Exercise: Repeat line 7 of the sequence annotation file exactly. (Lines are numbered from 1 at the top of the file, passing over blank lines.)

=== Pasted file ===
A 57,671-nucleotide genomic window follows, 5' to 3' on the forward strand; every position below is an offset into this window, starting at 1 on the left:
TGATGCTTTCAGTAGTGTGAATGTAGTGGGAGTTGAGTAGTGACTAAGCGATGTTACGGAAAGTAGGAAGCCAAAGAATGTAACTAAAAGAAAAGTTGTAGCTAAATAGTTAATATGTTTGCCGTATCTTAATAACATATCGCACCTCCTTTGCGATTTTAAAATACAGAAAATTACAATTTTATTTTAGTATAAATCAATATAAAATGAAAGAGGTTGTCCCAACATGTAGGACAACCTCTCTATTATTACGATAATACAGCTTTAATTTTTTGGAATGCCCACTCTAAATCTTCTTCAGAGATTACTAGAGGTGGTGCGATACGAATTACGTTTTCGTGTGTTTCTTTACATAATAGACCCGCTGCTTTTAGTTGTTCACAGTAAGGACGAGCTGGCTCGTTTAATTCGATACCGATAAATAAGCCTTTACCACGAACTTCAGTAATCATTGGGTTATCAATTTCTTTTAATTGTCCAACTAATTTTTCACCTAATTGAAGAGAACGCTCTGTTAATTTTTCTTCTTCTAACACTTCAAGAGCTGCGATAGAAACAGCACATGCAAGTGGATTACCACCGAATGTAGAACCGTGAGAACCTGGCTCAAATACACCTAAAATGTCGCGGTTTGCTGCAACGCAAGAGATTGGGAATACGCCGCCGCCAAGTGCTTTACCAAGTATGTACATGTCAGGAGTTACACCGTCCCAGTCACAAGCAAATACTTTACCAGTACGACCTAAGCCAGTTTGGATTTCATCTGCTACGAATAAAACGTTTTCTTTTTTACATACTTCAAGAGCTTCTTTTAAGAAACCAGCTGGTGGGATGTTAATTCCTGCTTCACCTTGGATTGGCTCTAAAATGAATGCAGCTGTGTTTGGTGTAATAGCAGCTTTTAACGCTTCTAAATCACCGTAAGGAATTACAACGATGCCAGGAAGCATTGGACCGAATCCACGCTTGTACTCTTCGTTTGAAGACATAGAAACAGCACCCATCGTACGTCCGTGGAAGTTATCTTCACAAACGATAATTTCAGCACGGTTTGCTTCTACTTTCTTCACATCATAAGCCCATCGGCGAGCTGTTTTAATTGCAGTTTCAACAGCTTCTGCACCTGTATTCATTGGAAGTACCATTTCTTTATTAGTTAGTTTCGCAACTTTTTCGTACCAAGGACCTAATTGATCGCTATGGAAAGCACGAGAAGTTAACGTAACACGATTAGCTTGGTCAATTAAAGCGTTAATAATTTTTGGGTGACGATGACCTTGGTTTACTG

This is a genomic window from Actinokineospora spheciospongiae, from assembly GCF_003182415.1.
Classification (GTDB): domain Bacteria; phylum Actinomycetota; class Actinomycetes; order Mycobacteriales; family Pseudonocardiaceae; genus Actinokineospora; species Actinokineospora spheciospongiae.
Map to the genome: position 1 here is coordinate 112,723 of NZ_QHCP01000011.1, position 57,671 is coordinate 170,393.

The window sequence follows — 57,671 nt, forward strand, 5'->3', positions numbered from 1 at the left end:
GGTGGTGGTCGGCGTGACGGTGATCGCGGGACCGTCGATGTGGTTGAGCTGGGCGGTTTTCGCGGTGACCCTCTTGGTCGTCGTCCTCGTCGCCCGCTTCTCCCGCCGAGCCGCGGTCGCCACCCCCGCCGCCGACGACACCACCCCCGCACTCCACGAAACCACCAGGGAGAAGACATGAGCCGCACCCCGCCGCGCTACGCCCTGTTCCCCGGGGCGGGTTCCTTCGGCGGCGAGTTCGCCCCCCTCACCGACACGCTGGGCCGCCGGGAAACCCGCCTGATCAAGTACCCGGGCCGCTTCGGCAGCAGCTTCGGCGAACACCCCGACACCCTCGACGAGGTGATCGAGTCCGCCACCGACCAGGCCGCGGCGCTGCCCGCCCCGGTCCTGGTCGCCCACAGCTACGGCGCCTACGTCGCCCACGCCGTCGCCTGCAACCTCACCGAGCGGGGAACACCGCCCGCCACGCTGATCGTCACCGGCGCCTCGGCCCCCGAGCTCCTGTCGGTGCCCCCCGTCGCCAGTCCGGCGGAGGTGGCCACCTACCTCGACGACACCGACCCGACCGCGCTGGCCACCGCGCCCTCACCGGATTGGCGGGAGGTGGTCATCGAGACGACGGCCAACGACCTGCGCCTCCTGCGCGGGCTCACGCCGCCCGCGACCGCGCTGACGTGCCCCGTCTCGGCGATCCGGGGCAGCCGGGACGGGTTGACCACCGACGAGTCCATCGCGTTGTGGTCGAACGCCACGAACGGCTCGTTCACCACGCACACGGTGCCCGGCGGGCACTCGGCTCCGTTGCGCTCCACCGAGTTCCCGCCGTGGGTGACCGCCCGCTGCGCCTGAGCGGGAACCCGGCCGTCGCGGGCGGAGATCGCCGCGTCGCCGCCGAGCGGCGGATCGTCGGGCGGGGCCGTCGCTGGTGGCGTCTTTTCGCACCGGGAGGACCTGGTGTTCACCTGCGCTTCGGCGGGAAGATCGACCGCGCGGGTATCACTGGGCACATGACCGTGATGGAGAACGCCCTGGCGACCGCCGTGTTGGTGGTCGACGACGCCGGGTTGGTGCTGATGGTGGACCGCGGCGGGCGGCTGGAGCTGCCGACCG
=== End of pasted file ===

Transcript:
GGTGGTGGTCGGCGTGACGGTGATCGCGGGACCGTCGATGTGGTTGAGCTGGGCGGTTTTCGCGGTGACCCTCTTGGTCGTCGTCCTCGTCGCCCGCTTCTCCCGCCGAGCCGCGGTCGCCACCCCCGCCGCCGACGACACCACCCCCGCACTCCACGAAACCACCAGGGAGAAGACATGAGCCGCACCCCGCCGCGCTACGCCCTGTTCCCCGGGGCGGGTTCCTTCGGCGGCGAGTTCGCCCCCCTCACCGACACGCTGGGCCGCCGGGAAACCCGCCTGATCAAGTACCCGGGCCGCTTCGGCAGCAGCTTCGGCGAACACCCCGACACCCTCGACGAGGTGATCGAGTCCGCCACCGACCAGGCCGCGGCGCTGCCCGCCCCGGTCCTGGTCGCCCACAGCTACGGCGCCTACGTCGCCCACGCCGTCGCCTGCAACCTCACCGAGCGGGGAACACCGCCCGCCACGCTGATCGTCACCGGCGCCTCGGCCCCCGAGCTCCTGTCGGTGCCCCCCGTCGCCAGTCCGGCGGAGGTGGCCACCTACCTCGACGACACCGACCCGACCGCGCTGGCCACCGCGCCCTCACCGGATTGGCGGGAGGTGGTCATCGAGACGACGGCCAACGACCTGCGCCTCCTGCGCGGGCTCACGCCGCCCGCGACCGCGCTGACGTGCCCCGTCTCGGCGATCCGGGGCAGCCGGGACGGGTTGACCACCGACGAGTCCATCGCGTTGTGGTCGAACGCCACGAACGGCTCGTTCACCACGCACACGGTGCCCGGCGGGCACTCGGCTCCGTTGCGCTCCACCGAGTTCCCGCCGTGGGTGACCGCCCGCTGCGCCTGAGCGGGAACCCGGCCGTCGCGGGCGGAGATCGCCGCGTCGCCGCCGAGCGGCGGATCGTCGGGCGGGGCCGTCGCTGGTGGCGTCTTTTCGCACCGGGAGGACCTGGTGTTCACCTGCGCTTCGGCGGGAAGATCGACCGCGCGGGTATCACTGGGCACATGACCGTGATGGAGAACGCCCTGGCGACCGCCGTGTTGGTGGTCGACGACGCCGGGTTGGTGCTGATGGTGGACCGCGGCGGGCGGCTGGAGCTGCCGACCG